•  This is a peaceful revolution – no to violent resistance  The Syrian people are ONE – no to sectarianism  This is a Syrian people’s revolution – no to foreign military intervention5 - But wasn’t Bashar elected by the people? Assad “inherited” Syria in July 2000 after the death of his father Hafez Al-Assad, who ruled Syria as a police state for 30 years. At the age of 34, Bashar al-Assad, an ophthalmologist who studied in England, was thrust into power through the regime’s nomination. His election was rubberstamped by a referendum vote of over 97% (according to government statistics), but he was the only candidate on the ballot. Interestingly, the Syrian constitution’s age requirement for President was changed within hours, from 40 to 34, to allow this nomination. Does this sound like Bashar al-Assad was freely elected?6 - But doesnt Bashar al-Assad need time to reform the country? This regime had 11 years to deliver reforms, yet provided only symbolic reforms until street demonstrations started in March 2011. In fact, even the little relaxation of the police state that occurred after Bashar al-Assad’s “inheritance” of the throne (in a republic) was followed by serious repression, imprisonment, and torture of peaceful activists (the Damascus Spring). The regime is a de facto continuation of the one Bashar al-Assad inherited from his father, Hafez Al-Assad. While the president himself changed, the inner circle and the “mafia” running the nation has not.7 - Didn’t Bashar improve the nation? Actually, he did not. The gap between rich and poor has grown exponentially in Syria over the past 10 years. By opening Syria’s protected economy to the world market, and by favoring certain members of the regime elite to engage in business deals, Bashar al-Assad has enabled the wealthy to become wealthier, while the poor have become poorer. The president’s cousin, Rami Makhlouf, is but one example of a business tycoon who monopolized Syrian industries – most famously the cell phone industry – and who charges a 10% tax on nearly every major business contract in Syria. As such, Rami Makhlouf has earned the nickname “Mr. 10 Percent.” Stability has not been a problem in Syria over the past 40 years as it has been at the expense of personal freedoms. The GDP in Syria is still one of the lowest in the region and three-fourths of Syrians live on less than $70 / month. The unemployment rate is as high as 20 % (exact figures are not provided by the government).www.AllianceForSyria.org www.facebook.com/AllianceForSyria www.twitter.com/alliance4syr 2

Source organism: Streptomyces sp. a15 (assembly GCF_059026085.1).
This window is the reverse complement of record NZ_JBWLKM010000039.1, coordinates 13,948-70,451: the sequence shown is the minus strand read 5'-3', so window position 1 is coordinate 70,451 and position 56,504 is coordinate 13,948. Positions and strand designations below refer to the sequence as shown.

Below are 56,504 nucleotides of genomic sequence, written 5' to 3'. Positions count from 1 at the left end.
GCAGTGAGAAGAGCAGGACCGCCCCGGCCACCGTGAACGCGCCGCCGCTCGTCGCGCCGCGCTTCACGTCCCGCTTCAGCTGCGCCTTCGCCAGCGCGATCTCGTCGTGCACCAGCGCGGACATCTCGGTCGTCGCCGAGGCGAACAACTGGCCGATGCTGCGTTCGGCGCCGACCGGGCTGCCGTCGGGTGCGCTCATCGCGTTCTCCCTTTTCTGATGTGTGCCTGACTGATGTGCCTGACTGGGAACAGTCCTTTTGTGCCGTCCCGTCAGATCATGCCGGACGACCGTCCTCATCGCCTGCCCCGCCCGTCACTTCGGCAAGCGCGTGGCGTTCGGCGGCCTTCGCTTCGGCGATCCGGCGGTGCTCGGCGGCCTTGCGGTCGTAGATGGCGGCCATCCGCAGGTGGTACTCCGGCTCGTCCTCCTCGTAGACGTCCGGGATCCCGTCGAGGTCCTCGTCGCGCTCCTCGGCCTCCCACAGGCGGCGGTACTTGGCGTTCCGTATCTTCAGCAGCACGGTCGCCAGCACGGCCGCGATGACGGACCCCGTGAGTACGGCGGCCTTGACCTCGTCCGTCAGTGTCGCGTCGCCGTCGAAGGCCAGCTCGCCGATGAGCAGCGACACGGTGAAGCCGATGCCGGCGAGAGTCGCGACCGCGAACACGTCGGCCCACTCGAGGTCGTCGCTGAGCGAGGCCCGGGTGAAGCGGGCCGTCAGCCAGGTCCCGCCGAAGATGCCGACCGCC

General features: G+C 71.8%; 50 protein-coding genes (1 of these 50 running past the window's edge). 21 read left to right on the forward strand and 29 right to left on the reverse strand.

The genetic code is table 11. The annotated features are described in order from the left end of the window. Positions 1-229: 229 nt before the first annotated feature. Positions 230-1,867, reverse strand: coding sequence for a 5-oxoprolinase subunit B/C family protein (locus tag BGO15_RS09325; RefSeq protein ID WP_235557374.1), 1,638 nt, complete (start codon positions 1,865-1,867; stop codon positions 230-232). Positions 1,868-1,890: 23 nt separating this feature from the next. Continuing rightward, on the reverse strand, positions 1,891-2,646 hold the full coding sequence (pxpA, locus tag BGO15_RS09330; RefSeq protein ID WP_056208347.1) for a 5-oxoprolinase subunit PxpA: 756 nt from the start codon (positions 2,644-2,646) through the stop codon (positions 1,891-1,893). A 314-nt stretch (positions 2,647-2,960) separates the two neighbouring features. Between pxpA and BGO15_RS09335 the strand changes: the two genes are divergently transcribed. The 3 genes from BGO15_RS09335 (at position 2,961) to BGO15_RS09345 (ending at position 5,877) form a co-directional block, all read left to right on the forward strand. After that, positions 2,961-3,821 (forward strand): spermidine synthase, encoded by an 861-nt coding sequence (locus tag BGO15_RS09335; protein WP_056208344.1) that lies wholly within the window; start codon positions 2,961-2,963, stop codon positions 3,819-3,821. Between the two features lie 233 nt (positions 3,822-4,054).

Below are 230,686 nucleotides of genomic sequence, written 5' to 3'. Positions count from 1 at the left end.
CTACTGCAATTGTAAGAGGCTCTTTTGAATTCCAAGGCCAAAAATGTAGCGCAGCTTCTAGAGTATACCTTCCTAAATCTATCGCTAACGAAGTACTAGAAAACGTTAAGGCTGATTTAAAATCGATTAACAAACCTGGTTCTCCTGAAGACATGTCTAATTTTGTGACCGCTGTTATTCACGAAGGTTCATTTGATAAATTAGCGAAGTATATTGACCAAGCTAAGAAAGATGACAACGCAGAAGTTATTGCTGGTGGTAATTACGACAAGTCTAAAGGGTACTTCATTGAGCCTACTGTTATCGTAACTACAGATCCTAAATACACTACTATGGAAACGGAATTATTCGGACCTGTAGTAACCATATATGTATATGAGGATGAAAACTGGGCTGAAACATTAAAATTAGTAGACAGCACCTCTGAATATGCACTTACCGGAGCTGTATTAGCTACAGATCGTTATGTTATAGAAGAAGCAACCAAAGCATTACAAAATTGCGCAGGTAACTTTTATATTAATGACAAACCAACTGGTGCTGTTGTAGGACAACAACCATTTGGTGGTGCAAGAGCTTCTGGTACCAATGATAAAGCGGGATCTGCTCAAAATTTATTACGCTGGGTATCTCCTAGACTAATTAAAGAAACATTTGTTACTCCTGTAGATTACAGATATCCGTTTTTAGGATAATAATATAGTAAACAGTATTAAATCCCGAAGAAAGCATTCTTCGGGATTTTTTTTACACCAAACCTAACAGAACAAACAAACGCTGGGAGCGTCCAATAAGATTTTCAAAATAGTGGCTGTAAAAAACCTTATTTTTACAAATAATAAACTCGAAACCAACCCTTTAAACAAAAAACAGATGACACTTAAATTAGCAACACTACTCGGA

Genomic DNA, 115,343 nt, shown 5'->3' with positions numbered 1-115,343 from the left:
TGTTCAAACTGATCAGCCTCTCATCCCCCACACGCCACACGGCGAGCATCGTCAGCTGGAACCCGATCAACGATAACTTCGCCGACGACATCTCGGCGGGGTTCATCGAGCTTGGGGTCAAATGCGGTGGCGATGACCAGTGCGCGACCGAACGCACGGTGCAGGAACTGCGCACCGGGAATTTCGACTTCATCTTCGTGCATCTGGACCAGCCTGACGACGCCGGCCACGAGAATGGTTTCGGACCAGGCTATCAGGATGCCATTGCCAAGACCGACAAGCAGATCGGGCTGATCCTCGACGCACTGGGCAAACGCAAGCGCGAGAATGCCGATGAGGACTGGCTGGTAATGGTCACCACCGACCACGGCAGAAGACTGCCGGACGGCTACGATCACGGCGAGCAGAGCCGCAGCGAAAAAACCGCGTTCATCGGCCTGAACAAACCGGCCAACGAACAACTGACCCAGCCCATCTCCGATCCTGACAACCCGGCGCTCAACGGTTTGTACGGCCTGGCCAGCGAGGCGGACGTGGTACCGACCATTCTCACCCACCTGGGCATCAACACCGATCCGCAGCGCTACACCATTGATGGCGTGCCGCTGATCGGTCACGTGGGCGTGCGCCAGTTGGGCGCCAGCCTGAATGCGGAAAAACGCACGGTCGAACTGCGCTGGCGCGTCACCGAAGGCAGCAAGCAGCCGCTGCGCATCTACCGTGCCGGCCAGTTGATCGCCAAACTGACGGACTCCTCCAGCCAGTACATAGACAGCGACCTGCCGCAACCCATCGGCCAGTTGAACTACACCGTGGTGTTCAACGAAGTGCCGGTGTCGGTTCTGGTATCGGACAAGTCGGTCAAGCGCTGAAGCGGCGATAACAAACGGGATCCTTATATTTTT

• Furthermore, Syria’s national resources, such as oil and natural gas, go directly into the presidential budget, and are unaccounted for in the national budget.8 - But didnt Bashar announce reforms to address protesters’ demands? Bashar’s announcements have been purely symbolic and designed to appease the masses. The so-called reforms have not led to any tangible or meaningful change in the Syrian society. For example, in April 2011, the decades-old Emergency Law was repealed as an empty concession to the ongoing protests. This law was never the problem in itself; rather, the problem is that the regime is above the law. The invasiveness of the security forces into every aspect of life, with or without emergency laws, has only fueled the problem. Bashar even “decreed” in August 2011 a multi-party system. This is also a farce: How can a multi-party system exist when Article 8 in the Syrian Constitution guarantees the Ba’ath Party as “protectors of the nation”? With every announcement that Bashar makes, we see his so-called “reform” in action as protesters are shot in the streets for calling for change.9 - Will the regime fall? Absolutely – Syria has reached a tipping point, with large segments of the Syrian population supporting change – there are major protests in every city, every day. The regime will fall – it is just a matter of when, and how many more people will be killed in the process. The regime has so much blood on its hands that it is past the point of return – almost every family in Syria has had a family member killed, tortured, or imprisoned. It is personal for people.10 - Why will the regime fall? The brutality we have seen has only strengthened the resolve of the Syrian masses – with every Syrian who is tortured, detained, or murdered, more people who may have been “on the fence” realize that the regime has lost legitimacy, and is no longer in a sustainable position. Also, the momentum of the Arab streets is substantial – after witnessing the fall of dictators such as Ben Ali, Mubarak, and Gaddhafi, the Syrian people understand that this may be their only chance for a better life.www.AllianceForSyria.org www.facebook.com/AllianceForSyria www.twitter.com/alliance4syr 3